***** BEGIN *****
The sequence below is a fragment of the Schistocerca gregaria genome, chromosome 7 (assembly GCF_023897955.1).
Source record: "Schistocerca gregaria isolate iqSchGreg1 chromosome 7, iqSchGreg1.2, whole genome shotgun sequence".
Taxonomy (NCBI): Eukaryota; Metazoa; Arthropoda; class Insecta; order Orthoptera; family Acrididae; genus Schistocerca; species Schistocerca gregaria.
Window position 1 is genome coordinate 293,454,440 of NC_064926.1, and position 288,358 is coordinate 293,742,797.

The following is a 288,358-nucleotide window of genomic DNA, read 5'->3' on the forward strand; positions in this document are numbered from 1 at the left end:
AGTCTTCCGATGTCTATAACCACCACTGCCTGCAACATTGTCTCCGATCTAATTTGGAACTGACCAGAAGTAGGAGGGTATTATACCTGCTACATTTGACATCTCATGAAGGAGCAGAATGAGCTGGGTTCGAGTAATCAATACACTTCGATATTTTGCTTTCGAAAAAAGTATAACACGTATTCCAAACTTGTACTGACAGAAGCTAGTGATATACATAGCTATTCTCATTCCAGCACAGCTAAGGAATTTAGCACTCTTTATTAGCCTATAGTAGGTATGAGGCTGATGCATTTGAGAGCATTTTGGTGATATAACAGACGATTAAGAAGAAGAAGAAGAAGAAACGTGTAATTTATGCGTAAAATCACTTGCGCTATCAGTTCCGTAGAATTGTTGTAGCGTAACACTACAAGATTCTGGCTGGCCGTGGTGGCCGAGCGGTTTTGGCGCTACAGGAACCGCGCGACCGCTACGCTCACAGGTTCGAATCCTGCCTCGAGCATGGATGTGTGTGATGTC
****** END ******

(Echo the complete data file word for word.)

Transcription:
The sequence below is a fragment of the Schistocerca gregaria genome, chromosome 7 (assembly GCF_023897955.1).
Source record: "Schistocerca gregaria isolate iqSchGreg1 chromosome 7, iqSchGreg1.2, whole genome shotgun sequence".
Taxonomy (NCBI): Eukaryota; Metazoa; Arthropoda; class Insecta; order Orthoptera; family Acrididae; genus Schistocerca; species Schistocerca gregaria.
Window position 1 is genome coordinate 293,454,440 of NC_064926.1, and position 288,358 is coordinate 293,742,797.

The following is a 288,358-nucleotide window of genomic DNA, read 5'->3' on the forward strand; positions in this document are numbered from 1 at the left end:
AGTCTTCCGATGTCTATAACCACCACTGCCTGCAACATTGTCTCCGATCTAATTTGGAACTGACCAGAAGTAGGAGGGTATTATACCTGCTACATTTGACATCTCATGAAGGAGCAGAATGAGCTGGGTTCGAGTAATCAATACACTTCGATATTTTGCTTTCGAAAAAAGTATAACACGTATTCCAAACTTGTACTGACAGAAGCTAGTGATATACATAGCTATTCTCATTCCAGCACAGCTAAGGAATTTAGCACTCTTTATTAGCCTATAGTAGGTATGAGGCTGATGCATTTGAGAGCATTTTGGTGATATAACAGACGATTAAGAAGAAGAAGAAGAAGAAACGTGTAATTTATGCGTAAAATCACTTGCGCTATCAGTTCCGTAGAATTGTTGTAGCGTAACACTACAAGATTCTGGCTGGCCGTGGTGGCCGAGCGGTTTTGGCGCTACAGGAACCGCGCGACCGCTACGCTCACAGGTTCGAATCCTGCCTCGAGCATGGATGTGTGTGATGTC